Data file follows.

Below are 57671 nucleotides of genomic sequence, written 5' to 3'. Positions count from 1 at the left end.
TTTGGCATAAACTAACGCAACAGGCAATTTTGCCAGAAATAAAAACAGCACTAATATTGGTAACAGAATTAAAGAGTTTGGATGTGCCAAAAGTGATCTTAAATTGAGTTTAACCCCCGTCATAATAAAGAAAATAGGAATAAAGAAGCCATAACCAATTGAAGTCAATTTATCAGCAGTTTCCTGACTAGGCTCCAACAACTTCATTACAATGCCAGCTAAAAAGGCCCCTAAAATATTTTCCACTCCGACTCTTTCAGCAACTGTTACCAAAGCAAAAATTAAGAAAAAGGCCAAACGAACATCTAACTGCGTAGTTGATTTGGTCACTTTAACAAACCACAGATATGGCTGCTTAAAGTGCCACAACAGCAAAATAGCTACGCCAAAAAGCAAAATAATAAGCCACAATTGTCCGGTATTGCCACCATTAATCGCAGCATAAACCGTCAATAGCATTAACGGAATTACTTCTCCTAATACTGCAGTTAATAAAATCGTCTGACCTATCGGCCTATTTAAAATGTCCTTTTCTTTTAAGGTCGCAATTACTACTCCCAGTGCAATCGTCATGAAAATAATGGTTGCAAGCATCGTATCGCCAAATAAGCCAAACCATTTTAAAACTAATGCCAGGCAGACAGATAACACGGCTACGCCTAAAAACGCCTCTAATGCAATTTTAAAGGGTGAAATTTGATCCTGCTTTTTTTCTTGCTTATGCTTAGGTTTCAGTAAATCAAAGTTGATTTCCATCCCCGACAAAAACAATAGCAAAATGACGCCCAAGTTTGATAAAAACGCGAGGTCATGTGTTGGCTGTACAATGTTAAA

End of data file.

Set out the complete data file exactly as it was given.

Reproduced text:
Below are 57671 nucleotides of genomic sequence, written 5' to 3'. Positions count from 1 at the left end.
TTTGGCATAAACTAACGCAACAGGCAATTTTGCCAGAAATAAAAACAGCACTAATATTGGTAACAGAATTAAAGAGTTTGGATGTGCCAAAAGTGATCTTAAATTGAGTTTAACCCCCGTCATAATAAAGAAAATAGGAATAAAGAAGCCATAACCAATTGAAGTCAATTTATCAGCAGTTTCCTGACTAGGCTCCAACAACTTCATTACAATGCCAGCTAAAAAGGCCCCTAAAATATTTTCCACTCCGACTCTTTCAGCAACTGTTACCAAAGCAAAAATTAAGAAAAAGGCCAAACGAACATCTAACTGCGTAGTTGATTTGGTCACTTTAACAAACCACAGATATGGCTGCTTAAAGTGCCACAACAGCAAAATAGCTACGCCAAAAAGCAAAATAATAAGCCACAATTGTCCGGTATTGCCACCATTAATCGCAGCATAAACCGTCAATAGCATTAACGGAATTACTTCTCCTAATACTGCAGTTAATAAAATCGTCTGACCTATCGGCCTATTTAAAATGTCCTTTTCTTTTAAGGTCGCAATTACTACTCCCAGTGCAATCGTCATGAAAATAATGGTTGCAAGCATCGTATCGCCAAATAAGCCAAACCATTTTAAAACTAATGCCAGGCAGACAGATAACACGGCTACGCCTAAAAACGCCTCTAATGCAATTTTAAAGGGTGAAATTTGATCCTGCTTTTTTTCTTGCTTATGCTTAGGTTTCAGTAAATCAAAGTTGATTTCCATCCCCGACAAAAACAATAGCAAAATGACGCCCAAGTTTGATAAAAACGCGAGGTCATGTGTTGGCTGTACAATGTTAAA